The Real Housewives of Beverly Hills's Taylor Armstrong is in seclusion at her Los Angeles home in the wake of her estranged husband's apparent suicide. Her rep released this statement: "Taylor is devastated by the tragic events that have unfolded. She requests privacy at this time so that she may comfort her young daughter."
Taylor was reportedly there when Russell Armstrong's body was discovered at his friend's home in the Hollywood Hills. She came to the house when he failed to show up for a meeting. Then the homeowner found the body in a bedroom and immediately called 911. He'd apparently hanged himself.
Now there's a national debate about whether the portrayal of the couple drove Russell Armstrong to kill himself.
In the season premiere, released before Russell's death, it's clear his crumbling marriage would be a main focus of the second season.
In recent weeks, Russell had said, "This show has literally pushed us to the limit," and reality TV "destroyed my life."
Russell's friend William Ratner tells INSIDE EDITION he was apprehensive about the second season focusing on his marriage problems.
"Season two, he said, was basically, he told me, it was a nightmare. He was going to look like a nightmare couple and towards the middle of the season he said to me, 'I have a producer friend on the show and he said that, "You didn't hear it from me, but they picked you guys to be a couple that would explode," ' " said Ratner.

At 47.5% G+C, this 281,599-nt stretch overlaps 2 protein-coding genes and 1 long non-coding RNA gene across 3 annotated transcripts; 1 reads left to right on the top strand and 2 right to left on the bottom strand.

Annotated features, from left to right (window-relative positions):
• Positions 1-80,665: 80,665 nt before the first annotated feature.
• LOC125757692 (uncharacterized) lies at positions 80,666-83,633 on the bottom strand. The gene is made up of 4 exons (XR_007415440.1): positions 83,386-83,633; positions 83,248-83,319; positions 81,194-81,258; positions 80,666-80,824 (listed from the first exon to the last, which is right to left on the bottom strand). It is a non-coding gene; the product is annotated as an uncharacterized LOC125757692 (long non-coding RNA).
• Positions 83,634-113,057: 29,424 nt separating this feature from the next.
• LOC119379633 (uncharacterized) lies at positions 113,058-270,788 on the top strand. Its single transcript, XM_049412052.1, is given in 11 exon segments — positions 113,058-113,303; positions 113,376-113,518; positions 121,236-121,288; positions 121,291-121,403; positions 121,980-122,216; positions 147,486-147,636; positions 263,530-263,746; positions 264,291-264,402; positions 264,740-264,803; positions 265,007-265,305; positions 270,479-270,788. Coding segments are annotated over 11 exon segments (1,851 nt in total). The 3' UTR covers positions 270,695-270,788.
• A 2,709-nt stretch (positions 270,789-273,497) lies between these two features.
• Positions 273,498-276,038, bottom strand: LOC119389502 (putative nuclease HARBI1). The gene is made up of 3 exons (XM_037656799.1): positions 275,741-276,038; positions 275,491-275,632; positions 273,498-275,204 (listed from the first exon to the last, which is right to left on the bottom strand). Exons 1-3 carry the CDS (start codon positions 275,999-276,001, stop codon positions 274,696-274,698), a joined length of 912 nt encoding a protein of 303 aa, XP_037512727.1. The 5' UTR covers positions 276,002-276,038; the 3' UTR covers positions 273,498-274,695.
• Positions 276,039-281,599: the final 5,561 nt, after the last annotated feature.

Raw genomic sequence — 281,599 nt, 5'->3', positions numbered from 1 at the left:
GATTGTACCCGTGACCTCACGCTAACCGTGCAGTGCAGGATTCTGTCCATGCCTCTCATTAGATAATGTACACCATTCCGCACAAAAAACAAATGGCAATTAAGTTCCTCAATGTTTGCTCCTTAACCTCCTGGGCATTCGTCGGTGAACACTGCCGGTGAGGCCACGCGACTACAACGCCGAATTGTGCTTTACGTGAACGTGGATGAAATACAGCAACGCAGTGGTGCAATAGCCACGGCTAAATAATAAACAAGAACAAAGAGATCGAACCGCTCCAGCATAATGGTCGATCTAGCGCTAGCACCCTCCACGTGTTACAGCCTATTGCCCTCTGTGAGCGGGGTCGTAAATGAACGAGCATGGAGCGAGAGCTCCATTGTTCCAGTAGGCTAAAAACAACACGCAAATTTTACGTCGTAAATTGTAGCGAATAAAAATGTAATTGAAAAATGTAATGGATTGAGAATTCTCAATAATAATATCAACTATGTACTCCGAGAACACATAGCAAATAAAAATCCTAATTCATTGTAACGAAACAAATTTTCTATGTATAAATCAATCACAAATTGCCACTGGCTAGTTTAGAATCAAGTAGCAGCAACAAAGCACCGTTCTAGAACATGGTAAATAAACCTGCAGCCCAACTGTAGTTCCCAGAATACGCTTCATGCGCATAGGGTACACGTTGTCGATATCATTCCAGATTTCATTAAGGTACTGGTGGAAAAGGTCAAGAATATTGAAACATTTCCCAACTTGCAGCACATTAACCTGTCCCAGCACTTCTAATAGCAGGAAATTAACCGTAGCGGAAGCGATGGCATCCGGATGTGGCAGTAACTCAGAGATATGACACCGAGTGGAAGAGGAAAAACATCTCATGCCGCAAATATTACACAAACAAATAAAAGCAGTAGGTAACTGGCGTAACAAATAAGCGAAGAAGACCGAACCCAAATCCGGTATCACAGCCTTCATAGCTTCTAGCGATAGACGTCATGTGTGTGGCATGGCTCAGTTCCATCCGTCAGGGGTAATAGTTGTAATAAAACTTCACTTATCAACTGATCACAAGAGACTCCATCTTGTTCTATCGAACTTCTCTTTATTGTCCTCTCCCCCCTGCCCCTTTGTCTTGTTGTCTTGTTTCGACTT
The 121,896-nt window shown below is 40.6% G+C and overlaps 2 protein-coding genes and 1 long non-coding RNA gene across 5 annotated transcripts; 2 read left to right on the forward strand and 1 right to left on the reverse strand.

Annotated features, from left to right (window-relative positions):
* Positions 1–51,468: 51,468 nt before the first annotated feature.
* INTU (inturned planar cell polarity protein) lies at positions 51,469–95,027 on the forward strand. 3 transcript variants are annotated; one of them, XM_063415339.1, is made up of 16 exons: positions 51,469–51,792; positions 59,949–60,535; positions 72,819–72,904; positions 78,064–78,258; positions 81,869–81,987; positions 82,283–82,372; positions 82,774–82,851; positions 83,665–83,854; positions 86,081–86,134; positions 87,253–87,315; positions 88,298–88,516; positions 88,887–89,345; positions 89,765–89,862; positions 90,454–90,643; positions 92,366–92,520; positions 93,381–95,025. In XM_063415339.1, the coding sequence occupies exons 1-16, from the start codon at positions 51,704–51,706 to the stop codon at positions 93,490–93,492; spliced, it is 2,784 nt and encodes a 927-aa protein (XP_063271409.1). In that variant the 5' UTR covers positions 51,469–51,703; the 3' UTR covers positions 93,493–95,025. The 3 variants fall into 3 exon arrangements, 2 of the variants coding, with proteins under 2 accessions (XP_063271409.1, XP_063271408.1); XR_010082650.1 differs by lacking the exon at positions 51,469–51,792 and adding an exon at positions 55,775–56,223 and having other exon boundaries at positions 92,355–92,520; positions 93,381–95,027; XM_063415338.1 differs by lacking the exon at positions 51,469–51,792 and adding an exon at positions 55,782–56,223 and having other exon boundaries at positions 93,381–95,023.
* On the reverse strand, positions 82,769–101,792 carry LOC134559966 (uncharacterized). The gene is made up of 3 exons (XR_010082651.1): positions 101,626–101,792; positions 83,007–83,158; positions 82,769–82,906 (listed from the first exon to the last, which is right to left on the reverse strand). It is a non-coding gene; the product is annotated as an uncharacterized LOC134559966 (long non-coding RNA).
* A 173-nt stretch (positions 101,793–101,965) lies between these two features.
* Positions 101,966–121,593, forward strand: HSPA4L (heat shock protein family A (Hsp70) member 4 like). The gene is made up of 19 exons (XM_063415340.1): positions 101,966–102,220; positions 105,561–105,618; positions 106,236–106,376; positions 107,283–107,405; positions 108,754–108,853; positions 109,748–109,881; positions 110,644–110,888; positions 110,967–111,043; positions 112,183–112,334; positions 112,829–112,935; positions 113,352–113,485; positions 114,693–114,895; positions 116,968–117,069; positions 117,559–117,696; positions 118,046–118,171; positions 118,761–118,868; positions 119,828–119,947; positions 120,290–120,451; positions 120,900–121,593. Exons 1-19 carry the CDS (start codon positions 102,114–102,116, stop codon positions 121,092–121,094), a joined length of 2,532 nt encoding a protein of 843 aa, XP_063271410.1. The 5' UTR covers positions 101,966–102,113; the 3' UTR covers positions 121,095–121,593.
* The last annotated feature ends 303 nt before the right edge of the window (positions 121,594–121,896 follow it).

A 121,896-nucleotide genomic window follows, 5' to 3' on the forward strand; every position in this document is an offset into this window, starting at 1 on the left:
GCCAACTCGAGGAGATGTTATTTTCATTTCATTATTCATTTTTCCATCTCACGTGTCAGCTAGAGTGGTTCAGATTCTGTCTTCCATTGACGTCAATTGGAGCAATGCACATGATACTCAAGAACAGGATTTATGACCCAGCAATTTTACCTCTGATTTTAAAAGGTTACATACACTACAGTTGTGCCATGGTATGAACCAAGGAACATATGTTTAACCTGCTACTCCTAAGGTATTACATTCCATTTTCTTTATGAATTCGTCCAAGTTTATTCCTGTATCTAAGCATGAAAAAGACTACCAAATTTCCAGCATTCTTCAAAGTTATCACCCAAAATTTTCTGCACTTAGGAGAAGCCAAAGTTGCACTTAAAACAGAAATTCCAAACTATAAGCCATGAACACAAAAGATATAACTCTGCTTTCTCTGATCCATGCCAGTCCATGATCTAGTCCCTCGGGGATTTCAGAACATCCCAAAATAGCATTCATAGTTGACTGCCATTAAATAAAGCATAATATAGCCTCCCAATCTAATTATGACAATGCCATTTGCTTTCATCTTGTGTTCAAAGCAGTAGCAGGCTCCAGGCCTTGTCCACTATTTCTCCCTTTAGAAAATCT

A representative for Bravo, which airs The Real Housewives franchise, says, "Production has assured us that there is no truth to these claims."
After Taylor accused Russell of physical and verbal abuse in their divorce papers filed just last month, she was photographed with a cut above her eye. But her friends say she was simply injured during a game of football.
In a recent interview with People magazine, Russell had this to say about the abuse allegations: "Did I push her? Yes, maybe things happened in the heat of the moment, but it was during a time in our lives that was not characteristic of who we were."
Russell was also having major money problems. The pressure of trying to maintain a Real Housewives lifestyle had driven the venture capitalist to financial ruin, according to his lawyer, Ronald Richards.
"They ended up trying to finance a lifestyle of millionaires that they were not even close to that economic bracket," said Richards.
No one is more familiar with the pressures of reality TV than Tareq and Michaele Salahi, the White House crashers who then appeared on The Real Housewives of Washington, D.C.
Michaele told INSIDE EDITION, "I would hear things about myself and sometimes I felt like, 'Gosh, how can I endure this?' It is a lot to go through."